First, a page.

The teeth of a 200 million years old reptile reveal how snakes got their fangs

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Snakes and other creatures have been menacing the world with venomous fangs since the early days of the dinosaurs, but until now nobody quite knew how they got their most fearsome weapon. Now a paleontologist has solved this evolutionary mystery.

Central to solving this mystery was the reptile Uatchitodon, a creature dating back to the late Triassic about 220 million years ago. Uatchitodon probably wasn't a dinosaur, but it was closely related to these creatures as well as crocodiles. Nowadays we only know the reptile from its teeth, but considering we're trying to figure out the evolution of fangs, that's not exactly a problem.

The teeth are tall and serrated, like those of a dinosaur or modern crocodile. The youngest specimens, which "only" date back to 220 million years ago, seem to have venom canals, which would make those teeth fangs. The older teeth that have been found have grooves in much the same place the canals would later be found, but definitely no sign that they could have held venom.


For a long time, scientists weren't sure how to proceed with the teeth - were the fangs from a later period of Uatchitodon's evolution as a species, from a later development stage in an individual's life, or maybe just teeth in a different position in the mouth from the other grooved pieces?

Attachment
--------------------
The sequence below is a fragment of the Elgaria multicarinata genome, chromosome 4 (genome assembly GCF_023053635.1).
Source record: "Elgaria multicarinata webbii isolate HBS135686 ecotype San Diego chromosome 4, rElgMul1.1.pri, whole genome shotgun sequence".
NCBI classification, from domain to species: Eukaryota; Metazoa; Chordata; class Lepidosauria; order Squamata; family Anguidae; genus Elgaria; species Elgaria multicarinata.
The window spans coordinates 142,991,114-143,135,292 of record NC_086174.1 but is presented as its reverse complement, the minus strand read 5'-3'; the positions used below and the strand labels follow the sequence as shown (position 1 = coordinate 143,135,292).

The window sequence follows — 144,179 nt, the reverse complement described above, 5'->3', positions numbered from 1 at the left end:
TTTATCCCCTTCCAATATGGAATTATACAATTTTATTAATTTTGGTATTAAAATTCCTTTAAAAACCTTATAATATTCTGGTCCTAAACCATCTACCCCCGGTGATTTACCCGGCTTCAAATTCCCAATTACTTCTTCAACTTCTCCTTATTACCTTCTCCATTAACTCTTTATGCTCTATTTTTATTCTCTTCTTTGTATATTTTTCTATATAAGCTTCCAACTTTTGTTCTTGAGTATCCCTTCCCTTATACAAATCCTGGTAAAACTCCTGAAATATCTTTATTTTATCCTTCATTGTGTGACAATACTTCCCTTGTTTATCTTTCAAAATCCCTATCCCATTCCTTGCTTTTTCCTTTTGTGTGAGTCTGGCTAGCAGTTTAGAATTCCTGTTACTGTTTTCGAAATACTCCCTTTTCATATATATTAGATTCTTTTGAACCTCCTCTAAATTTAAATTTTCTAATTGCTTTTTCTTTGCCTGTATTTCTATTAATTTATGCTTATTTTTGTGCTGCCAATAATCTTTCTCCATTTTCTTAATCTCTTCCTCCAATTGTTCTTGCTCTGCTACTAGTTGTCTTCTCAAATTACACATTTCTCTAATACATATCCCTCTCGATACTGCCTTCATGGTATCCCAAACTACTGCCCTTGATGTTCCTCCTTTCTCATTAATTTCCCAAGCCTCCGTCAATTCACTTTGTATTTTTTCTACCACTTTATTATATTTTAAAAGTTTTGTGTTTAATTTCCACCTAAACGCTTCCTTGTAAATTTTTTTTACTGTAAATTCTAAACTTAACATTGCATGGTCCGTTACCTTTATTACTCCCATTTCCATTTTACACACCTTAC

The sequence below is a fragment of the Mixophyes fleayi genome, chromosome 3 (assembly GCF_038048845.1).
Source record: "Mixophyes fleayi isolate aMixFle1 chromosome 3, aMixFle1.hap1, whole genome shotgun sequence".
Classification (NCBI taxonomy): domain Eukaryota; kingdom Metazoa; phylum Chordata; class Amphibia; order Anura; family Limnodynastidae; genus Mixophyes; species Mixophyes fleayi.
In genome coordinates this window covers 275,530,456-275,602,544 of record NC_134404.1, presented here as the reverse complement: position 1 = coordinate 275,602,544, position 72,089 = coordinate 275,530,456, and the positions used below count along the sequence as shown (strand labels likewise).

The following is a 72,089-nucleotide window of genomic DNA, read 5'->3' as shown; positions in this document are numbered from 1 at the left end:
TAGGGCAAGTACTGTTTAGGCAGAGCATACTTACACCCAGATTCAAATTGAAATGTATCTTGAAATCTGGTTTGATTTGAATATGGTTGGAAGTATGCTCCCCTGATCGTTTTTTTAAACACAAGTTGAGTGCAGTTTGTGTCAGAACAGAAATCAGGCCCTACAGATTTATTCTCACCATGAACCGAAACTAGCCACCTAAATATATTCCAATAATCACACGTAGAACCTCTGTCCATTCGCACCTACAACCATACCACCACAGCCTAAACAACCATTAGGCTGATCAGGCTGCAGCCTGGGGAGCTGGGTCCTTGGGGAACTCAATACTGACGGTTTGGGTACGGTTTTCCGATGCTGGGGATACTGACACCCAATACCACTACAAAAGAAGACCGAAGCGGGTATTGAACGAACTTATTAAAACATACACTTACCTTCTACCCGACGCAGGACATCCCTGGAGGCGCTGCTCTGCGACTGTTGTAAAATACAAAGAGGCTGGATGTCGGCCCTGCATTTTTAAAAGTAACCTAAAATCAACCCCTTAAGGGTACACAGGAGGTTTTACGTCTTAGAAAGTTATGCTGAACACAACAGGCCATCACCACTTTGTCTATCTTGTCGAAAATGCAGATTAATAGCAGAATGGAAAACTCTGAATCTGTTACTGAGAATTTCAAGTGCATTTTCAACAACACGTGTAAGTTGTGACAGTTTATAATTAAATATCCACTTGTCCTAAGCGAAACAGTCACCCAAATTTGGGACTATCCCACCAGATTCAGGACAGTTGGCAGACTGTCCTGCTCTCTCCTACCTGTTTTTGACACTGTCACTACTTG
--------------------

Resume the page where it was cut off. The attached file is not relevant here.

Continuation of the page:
University of Chicago paleontologist Jon Mitchell has cracked the case, thanks to the recent discovery of 26 new Uatchitodon teeth. These teeth represent a middle age between the older grooved teeth and the younger fangs, and they capture a transitional stage in the evolution of the canals. They reveal the grooves became longer and deeper along the teeth until they eventually became enclosed canals.

Mitchell is fairly sure Uathitodon and snakes developed their fangs separately, but he also suspects they underwent much the same evolutionary process. So far, the response from others in the field has been very positive - University of Melbourne paleontologist says the fossil series Mitchell has put together is "fantastic" and is completely convinced by what's been put forward.

[Naturwissenschaften via New Scientist]